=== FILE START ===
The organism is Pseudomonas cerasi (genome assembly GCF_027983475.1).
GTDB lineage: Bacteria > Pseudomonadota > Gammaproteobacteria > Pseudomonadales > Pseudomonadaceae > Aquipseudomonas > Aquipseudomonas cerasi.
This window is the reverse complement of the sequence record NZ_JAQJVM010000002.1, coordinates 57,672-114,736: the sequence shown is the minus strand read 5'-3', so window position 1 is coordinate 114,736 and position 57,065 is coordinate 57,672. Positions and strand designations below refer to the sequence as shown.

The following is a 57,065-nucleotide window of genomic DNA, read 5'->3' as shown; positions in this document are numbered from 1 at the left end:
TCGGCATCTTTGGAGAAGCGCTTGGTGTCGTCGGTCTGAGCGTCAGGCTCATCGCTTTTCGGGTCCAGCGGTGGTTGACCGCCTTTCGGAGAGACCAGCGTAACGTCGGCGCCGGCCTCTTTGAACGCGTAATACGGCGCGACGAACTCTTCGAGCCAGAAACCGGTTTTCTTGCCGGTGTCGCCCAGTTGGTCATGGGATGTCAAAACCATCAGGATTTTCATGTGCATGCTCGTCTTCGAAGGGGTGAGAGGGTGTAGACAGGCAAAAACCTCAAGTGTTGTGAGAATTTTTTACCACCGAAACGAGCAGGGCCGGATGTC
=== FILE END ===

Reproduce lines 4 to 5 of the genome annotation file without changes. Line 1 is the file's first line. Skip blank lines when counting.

The following is a 57,065-nucleotide window of genomic DNA, read 5'->3' as shown; positions in this document are numbered from 1 at the left end:
TCGGCATCTTTGGAGAAGCGCTTGGTGTCGTCGGTCTGAGCGTCAGGCTCATCGCTTTTCGGGTCCAGCGGTGGTTGACCGCCTTTCGGAGAGACCAGCGTAACGTCGGCGCCGGCCTCTTTGAACGCGTAATACGGCGCGACGAACTCTTCGAGCCAGAAACCGGTTTTCTTGCCGGTGTCGCCCAGTTGGTCATGGGATGTCAAAACCATCAGGATTTTCATGTGCATGCTCGTCTTCGAAGGGGTGAGAGGGTGTAGACAGGCAAAAACCTCAAGTGTTGTGAGAATTTTTTACCACCGAAACGAGCAGGGCCGGATGTC